I recently watched the video for ‘Eve’. It’s beautiful and there’s something quite striking about it. Obviously the imagery of guns and police is prevalent with what’s happening in the US at the moment. Do you think it’s important for creators to use their platform to discuss these issues? How are you feeling about everything happening in the States?

I think that musicians and artists have played an important role in talking about shit and making it known. Almost, speaking for people when they can’t — speaking for underrepresented communities when they can’t. Obviously what’s going on in the United States right now, I don’t fuck with. But I think musicians talking about this stuff is very important because it helps push the conversation forward and hopefully find a solution for it. Or it could hopefully inspire someone else to find a solution for it, whatever the situation might be.

Over here in Europe we’re waiting patiently for you to come and play some shows! Have you thought much about the live aspect yet and how your songs will work in that kind of environment? Is there anywhere in particular you’d really like to perform?

Ya! If we’re talking about Europe, I want to be over there. I’ve never really been around Europe. So I think it would be cool to perform there. But as far as the live aspect, I make my music so that anyone can enjoy it. I don’t think the environment will affect my show, as long as people are coming out to have fun – like I’m about to give them a good show!

Your new single ‘Internet’ talks about converting online success into ‘real life’ success. How much do you think the Internet has changed the music industry? What are the main challenges for artists nowadays?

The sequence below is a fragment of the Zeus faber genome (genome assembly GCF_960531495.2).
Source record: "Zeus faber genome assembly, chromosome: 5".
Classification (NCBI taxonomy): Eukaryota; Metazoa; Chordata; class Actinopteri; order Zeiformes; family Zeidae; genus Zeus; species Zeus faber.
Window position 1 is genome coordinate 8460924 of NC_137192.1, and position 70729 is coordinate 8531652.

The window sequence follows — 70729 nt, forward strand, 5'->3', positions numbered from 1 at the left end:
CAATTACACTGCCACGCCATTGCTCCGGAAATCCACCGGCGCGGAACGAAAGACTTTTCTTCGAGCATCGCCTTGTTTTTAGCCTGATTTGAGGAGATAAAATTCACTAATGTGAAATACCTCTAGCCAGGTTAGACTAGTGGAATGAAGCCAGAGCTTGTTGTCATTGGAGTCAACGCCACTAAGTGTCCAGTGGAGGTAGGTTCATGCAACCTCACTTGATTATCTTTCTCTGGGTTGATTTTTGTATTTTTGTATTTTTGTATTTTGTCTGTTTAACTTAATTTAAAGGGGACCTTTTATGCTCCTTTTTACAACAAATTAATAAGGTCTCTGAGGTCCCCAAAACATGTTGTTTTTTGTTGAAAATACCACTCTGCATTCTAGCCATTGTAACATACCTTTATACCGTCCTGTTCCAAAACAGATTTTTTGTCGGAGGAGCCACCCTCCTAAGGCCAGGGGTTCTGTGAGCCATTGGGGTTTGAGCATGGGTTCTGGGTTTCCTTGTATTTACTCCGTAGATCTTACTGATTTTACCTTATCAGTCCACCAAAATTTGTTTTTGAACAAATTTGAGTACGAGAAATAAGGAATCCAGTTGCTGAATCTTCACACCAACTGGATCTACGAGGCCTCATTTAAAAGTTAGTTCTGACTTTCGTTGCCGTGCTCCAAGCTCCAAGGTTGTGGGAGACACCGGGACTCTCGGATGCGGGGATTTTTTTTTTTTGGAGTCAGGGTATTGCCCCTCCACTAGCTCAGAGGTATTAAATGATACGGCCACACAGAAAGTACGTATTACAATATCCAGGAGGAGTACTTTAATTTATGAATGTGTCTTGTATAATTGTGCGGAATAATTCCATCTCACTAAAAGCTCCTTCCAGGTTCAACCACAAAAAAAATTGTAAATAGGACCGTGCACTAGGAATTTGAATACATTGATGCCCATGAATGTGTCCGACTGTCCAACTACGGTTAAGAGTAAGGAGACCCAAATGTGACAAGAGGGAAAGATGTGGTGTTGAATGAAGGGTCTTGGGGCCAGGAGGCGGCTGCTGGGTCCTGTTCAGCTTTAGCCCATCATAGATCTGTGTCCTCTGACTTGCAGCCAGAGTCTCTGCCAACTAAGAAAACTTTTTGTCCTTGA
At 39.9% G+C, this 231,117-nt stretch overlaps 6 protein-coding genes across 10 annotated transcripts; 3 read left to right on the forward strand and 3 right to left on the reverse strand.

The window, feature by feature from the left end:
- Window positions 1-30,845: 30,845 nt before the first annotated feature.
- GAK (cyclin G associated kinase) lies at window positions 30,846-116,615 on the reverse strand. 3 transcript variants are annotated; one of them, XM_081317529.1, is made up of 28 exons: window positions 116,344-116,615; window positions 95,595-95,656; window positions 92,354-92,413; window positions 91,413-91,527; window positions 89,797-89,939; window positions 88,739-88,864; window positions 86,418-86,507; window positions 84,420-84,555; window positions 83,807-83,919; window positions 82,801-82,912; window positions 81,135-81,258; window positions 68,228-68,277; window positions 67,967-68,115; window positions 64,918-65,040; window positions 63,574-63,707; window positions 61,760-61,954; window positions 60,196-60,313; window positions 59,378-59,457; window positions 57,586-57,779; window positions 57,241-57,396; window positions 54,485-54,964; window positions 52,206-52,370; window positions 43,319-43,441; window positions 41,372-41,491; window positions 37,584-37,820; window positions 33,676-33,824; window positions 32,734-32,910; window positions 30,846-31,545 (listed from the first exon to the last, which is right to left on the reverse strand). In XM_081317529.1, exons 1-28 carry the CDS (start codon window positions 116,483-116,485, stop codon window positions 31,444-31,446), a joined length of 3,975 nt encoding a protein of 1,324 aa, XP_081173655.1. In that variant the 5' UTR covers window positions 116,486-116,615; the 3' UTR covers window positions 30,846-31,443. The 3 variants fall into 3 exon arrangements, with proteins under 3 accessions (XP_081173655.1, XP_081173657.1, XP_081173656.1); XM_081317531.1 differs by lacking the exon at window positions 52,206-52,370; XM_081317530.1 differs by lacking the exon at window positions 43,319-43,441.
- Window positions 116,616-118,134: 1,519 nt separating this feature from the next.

As far as the internet changing the music industry, it’s now more a necessity than supplementary. Like you have to have an online presence because it’s become more of a foundation rather than something that’s an added plus. I think it’s changed the landscape for how artists get on and I thinks it’s helpful because a lot of the times, in order for your record to blow up through the regular channels, I think it was a little more sketchier. Because now people can express themselves more freely, you get a lot more raw art too.

I think the benefits of the internet have actually outweighed the cons, but if we are going to talk about the challenges of the internet, one of the biggest cons is that there is just so much now – there’s so much music and there’s no way to possibly weed it all out. The biggest challenge for artists is that there is too much music, so you have to set yourself apart even more, which I think is good. It helps you become an individual – you individualize yourself – and you come up that way. Then you’re known for being you, while before you were known for being your music and your persona. With the internet, people really get a look into who you really are and it helps people connect with you more. So it’s a challenge, but I think it’s a good challenge.

You’ve already got an album and several singles under your belt – not bad for a 22 year old! What do you have planned for 2018?

2018 I’m going to have a new album out, which I’m very excited about. I’m also going to put out some new singles.

In 2018 I want to try and get a better idea of who I am, because last year and this year I kind of got a good feel for who I wanted to be, where I wanted to go with my music, and the sound I wanted to get. But I think now I have to go even deeper than that and figure out on a personal level who I am. I think with releasing this album and these singles, it’s going to help me.

And also I want to turn up, maybe go to Europe, do some shows, you know, I want to have fun! Survive this fucking presidency — that’s a goal lol.

Finally Angelo, what is your favourite album of all time?

That’s a hard question, but I can give you two that I think are sonically very good and I enjoy and I base this on if I’m skipping any songs. So I would say Daniel Caesar’s album Praise Break and Frank Ocean’s album Blonde would probably be my favorites right now and of all time because I remember when I was listening to them it got a reaction out of me, which I don’t usually get from a lot of things.

Good luck with everything & thanks!

Follow Angelo Mota on SoundCloud and Twitter.

Interview by Roxy Shah.

by Editor
November 16, 2017